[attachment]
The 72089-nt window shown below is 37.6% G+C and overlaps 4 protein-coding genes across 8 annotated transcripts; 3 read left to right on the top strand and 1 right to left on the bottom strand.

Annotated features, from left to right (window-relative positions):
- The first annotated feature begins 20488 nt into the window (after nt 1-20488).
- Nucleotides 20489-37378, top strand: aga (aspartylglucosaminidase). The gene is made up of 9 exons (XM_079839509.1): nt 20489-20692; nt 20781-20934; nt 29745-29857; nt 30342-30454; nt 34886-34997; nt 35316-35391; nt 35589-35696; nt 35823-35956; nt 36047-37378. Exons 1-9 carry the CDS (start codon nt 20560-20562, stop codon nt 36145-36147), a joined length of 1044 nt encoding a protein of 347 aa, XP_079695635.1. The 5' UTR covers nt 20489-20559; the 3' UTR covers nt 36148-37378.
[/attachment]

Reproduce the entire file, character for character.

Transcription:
The 72089-nt window shown below is 37.6% G+C and overlaps 4 protein-coding genes across 8 annotated transcripts; 3 read left to right on the top strand and 1 right to left on the bottom strand.

Annotated features, from left to right (window-relative positions):
- The first annotated feature begins 20488 nt into the window (after nt 1-20488).
- Nucleotides 20489-37378, top strand: aga (aspartylglucosaminidase). The gene is made up of 9 exons (XM_079839509.1): nt 20489-20692; nt 20781-20934; nt 29745-29857; nt 30342-30454; nt 34886-34997; nt 35316-35391; nt 35589-35696; nt 35823-35956; nt 36047-37378. Exons 1-9 carry the CDS (start codon nt 20560-20562, stop codon nt 36145-36147), a joined length of 1044 nt encoding a protein of 347 aa, XP_079695635.1. The 5' UTR covers nt 20489-20559; the 3' UTR covers nt 36148-37378.